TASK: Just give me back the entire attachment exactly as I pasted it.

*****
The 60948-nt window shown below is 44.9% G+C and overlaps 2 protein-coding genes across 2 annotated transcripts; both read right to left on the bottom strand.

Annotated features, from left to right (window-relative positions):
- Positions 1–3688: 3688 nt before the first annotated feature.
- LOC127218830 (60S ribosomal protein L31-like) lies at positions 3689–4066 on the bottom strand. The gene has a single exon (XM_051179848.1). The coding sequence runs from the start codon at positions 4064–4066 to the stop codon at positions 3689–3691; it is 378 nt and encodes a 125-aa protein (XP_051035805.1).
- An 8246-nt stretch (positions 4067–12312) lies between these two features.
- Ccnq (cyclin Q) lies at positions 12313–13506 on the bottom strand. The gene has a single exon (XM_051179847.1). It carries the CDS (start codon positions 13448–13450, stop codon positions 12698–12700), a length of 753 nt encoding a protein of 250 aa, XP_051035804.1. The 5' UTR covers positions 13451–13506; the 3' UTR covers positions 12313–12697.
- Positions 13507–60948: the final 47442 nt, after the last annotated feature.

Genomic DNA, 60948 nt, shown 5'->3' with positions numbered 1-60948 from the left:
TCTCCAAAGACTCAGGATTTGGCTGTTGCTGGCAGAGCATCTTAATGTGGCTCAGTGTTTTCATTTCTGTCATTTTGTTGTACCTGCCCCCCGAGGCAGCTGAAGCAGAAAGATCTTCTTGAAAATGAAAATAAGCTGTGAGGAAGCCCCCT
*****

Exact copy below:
The 60948-nt window shown below is 44.9% G+C and overlaps 2 protein-coding genes across 2 annotated transcripts; both read right to left on the bottom strand.

Annotated features, from left to right (window-relative positions):
- Positions 1–3688: 3688 nt before the first annotated feature.
- LOC127218830 (60S ribosomal protein L31-like) lies at positions 3689–4066 on the bottom strand. The gene has a single exon (XM_051179848.1). The coding sequence runs from the start codon at positions 4064–4066 to the stop codon at positions 3689–3691; it is 378 nt and encodes a 125-aa protein (XP_051035805.1).
- An 8246-nt stretch (positions 4067–12312) lies between these two features.
- Ccnq (cyclin Q) lies at positions 12313–13506 on the bottom strand. The gene has a single exon (XM_051179847.1). It carries the CDS (start codon positions 13448–13450, stop codon positions 12698–12700), a length of 753 nt encoding a protein of 250 aa, XP_051035804.1. The 5' UTR covers positions 13451–13506; the 3' UTR covers positions 12313–12697.
- Positions 13507–60948: the final 47442 nt, after the last annotated feature.

Genomic DNA, 60948 nt, shown 5'->3' with positions numbered 1-60948 from the left:
TCTCCAAAGACTCAGGATTTGGCTGTTGCTGGCAGAGCATCTTAATGTGGCTCAGTGTTTTCATTTCTGTCATTTTGTTGTACCTGCCCCCCGAGGCAGCTGAAGCAGAAAGATCTTCTTGAAAATGAAAATAAGCTGTGAGGAAGCCCCCT